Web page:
The Dry Land

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The Dry Land

Less a fully formed movie than a feature-length PSA, Ryan Piers Williams’s look at PTSD among soldiers certainly doesn’t lack for earnestness. Its troubled vet, James (O’Nan), couldn’t be more all-American: He’s a Texan who loves his wife (Ferrera), looks after his ailing mama (Melissa Leo) and wants to ease back into everyday life after returning from a tough tour in Iraq. But those violent night terrors and that peculiar memory loss surrounding an attack on his battalion won’t go away; before you have time to utter “He’s a ticking time bomb,” James has trashed his trailer and sunk into a six-pack--fueled funk. What’s left for a battle-scarred warrior to do but hit the road with his beefy Army buddy (Valderrama) and find out exactly what happened that day in Basra?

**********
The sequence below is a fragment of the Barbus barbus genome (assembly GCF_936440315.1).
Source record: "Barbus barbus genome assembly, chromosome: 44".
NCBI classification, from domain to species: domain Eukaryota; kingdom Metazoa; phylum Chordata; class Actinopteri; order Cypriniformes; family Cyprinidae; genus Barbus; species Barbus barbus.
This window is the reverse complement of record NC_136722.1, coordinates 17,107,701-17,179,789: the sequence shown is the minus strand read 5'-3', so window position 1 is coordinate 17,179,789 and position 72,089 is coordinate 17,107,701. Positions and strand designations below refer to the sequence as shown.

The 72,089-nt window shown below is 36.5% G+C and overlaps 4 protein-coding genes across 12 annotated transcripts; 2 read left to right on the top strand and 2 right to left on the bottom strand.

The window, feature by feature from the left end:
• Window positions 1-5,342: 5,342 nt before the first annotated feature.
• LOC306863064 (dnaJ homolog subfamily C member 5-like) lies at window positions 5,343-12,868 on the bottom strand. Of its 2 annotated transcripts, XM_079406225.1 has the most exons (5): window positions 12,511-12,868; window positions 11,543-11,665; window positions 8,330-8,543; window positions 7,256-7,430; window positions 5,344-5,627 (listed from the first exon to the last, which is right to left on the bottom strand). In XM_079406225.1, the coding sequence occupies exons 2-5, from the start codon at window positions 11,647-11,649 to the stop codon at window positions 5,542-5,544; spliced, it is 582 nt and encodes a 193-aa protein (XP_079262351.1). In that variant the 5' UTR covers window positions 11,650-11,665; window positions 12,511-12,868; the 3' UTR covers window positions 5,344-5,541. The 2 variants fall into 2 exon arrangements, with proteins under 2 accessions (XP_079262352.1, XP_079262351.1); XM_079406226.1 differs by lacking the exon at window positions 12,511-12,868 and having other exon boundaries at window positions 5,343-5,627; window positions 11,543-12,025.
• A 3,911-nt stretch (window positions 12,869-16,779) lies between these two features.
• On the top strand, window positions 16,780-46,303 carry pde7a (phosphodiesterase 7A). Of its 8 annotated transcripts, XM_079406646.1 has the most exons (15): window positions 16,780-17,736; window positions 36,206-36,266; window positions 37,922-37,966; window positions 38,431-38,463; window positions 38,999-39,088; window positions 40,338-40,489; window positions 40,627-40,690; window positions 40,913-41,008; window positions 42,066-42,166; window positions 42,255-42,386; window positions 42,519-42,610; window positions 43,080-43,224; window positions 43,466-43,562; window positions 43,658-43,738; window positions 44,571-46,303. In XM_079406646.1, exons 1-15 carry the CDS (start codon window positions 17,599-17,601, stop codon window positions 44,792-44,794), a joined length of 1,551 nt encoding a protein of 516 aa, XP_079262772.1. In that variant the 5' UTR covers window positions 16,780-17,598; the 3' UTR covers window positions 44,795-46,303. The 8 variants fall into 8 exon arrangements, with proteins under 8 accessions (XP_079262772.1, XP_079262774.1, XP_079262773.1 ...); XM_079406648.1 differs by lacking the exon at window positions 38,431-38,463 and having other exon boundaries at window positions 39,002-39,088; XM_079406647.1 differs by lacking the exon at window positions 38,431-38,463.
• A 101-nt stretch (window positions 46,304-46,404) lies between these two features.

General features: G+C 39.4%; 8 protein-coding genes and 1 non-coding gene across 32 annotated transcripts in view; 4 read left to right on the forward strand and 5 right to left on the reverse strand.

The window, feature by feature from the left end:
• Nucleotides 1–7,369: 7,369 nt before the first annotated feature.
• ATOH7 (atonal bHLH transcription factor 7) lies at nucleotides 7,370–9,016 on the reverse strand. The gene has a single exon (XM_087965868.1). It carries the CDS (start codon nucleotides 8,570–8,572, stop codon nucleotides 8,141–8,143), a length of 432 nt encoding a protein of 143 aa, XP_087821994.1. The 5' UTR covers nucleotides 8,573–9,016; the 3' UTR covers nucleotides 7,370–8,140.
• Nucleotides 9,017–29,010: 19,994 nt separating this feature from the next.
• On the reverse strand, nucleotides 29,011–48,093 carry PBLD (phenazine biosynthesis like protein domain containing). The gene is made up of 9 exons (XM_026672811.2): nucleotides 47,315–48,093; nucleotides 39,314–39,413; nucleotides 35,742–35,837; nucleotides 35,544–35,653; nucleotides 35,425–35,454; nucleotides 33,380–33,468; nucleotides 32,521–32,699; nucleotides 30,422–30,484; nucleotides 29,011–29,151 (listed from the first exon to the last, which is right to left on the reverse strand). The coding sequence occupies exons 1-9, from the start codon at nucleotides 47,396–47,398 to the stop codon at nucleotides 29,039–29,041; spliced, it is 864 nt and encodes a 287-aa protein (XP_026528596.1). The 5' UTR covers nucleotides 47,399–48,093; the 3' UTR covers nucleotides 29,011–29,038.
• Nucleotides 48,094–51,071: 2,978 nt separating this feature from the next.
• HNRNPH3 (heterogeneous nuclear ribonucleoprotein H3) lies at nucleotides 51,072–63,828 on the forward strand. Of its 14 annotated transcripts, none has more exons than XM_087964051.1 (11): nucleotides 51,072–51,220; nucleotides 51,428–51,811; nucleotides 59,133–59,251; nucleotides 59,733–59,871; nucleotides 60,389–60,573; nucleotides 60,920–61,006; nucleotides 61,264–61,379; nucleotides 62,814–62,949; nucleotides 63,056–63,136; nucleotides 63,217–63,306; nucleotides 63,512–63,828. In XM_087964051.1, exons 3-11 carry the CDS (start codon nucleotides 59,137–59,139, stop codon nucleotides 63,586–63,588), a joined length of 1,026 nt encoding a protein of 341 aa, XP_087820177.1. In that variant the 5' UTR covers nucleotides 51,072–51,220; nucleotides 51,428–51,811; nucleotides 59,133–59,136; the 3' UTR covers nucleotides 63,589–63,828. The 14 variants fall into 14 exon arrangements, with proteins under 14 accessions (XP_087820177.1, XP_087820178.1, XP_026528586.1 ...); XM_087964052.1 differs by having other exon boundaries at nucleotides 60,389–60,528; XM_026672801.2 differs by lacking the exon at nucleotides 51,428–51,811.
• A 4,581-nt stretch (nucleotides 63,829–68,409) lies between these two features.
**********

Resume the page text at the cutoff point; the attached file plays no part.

Only jackanapes and jackasses would deny that the experience of war can cause psychic damage, but does that mean we have to sit through such a schematic, dogmatic melodrama about the subject? There’s little room for talents like O’Nan, Ferrera and Leo to construct three-dimensional characters amid all the issuemongering, and the sense that you’re being lectured—instead of swept up in a story that treats suffering and redemption as something other than means to an end—never quite evaporates. If we’d wanted a sermon, we’d have gone to church, thanks.—David Fear

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